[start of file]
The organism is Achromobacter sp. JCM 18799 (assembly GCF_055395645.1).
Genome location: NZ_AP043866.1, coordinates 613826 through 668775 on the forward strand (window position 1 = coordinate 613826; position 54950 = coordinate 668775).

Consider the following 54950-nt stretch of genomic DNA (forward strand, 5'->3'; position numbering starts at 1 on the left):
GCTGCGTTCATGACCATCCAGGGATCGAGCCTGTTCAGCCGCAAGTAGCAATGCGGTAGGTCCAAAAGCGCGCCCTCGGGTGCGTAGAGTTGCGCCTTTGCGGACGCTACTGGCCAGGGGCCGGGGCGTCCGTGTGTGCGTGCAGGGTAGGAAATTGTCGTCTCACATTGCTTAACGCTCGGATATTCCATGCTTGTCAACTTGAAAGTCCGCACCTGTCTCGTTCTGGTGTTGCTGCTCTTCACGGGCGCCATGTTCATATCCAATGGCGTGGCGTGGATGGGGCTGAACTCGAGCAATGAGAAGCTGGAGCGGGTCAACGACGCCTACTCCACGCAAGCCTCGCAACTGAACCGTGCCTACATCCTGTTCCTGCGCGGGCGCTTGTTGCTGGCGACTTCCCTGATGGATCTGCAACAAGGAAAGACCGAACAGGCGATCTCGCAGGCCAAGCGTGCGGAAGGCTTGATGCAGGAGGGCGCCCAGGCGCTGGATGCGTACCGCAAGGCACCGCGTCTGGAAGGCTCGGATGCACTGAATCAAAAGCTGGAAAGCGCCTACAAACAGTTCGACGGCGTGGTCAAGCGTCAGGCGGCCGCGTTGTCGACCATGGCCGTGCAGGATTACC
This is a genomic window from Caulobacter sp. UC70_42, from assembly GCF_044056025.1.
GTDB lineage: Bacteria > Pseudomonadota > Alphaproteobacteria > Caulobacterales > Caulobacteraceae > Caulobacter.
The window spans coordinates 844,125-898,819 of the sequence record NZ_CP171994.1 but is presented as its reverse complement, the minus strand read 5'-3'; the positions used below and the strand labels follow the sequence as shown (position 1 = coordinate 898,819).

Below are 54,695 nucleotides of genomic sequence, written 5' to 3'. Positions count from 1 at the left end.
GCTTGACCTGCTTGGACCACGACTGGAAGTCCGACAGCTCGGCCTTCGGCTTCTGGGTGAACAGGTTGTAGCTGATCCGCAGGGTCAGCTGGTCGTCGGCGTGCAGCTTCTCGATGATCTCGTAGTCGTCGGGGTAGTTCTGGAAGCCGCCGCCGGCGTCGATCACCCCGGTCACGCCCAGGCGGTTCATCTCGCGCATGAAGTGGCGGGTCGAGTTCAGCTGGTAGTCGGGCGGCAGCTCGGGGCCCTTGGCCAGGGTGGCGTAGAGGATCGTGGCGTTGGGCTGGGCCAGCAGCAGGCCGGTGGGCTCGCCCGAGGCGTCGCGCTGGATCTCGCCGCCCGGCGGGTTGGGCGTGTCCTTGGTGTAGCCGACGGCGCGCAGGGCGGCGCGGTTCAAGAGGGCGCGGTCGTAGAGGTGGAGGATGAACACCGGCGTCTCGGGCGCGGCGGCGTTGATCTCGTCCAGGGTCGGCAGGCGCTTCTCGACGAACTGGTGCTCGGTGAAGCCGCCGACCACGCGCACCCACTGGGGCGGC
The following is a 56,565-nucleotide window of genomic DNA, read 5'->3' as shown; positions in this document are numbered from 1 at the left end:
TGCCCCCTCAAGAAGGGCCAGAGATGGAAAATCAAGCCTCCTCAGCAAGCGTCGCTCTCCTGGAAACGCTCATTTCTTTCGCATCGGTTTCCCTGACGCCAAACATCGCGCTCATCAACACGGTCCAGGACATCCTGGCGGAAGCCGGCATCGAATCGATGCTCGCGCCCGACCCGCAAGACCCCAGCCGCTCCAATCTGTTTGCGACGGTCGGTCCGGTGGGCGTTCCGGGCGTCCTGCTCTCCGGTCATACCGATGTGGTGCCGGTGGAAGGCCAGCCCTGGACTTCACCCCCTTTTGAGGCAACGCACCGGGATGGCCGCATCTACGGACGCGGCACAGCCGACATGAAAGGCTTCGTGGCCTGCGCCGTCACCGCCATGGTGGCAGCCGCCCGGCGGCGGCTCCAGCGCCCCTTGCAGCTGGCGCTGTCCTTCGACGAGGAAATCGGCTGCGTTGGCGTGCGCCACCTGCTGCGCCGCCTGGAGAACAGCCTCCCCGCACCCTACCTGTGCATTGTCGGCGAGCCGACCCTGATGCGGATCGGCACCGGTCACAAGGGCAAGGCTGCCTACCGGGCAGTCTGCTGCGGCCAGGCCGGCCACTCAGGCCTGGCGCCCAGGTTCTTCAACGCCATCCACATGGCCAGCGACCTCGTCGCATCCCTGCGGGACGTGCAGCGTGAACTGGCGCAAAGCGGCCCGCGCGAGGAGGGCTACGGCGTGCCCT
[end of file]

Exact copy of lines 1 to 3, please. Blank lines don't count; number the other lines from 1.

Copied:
The organism is Achromobacter sp. JCM 18799 (assembly GCF_055395645.1).
Genome location: NZ_AP043866.1, coordinates 613826 through 668775 on the forward strand (window position 1 = coordinate 613826; position 54950 = coordinate 668775).

Consider the following 54950-nt stretch of genomic DNA (forward strand, 5'->3'; position numbering starts at 1 on the left):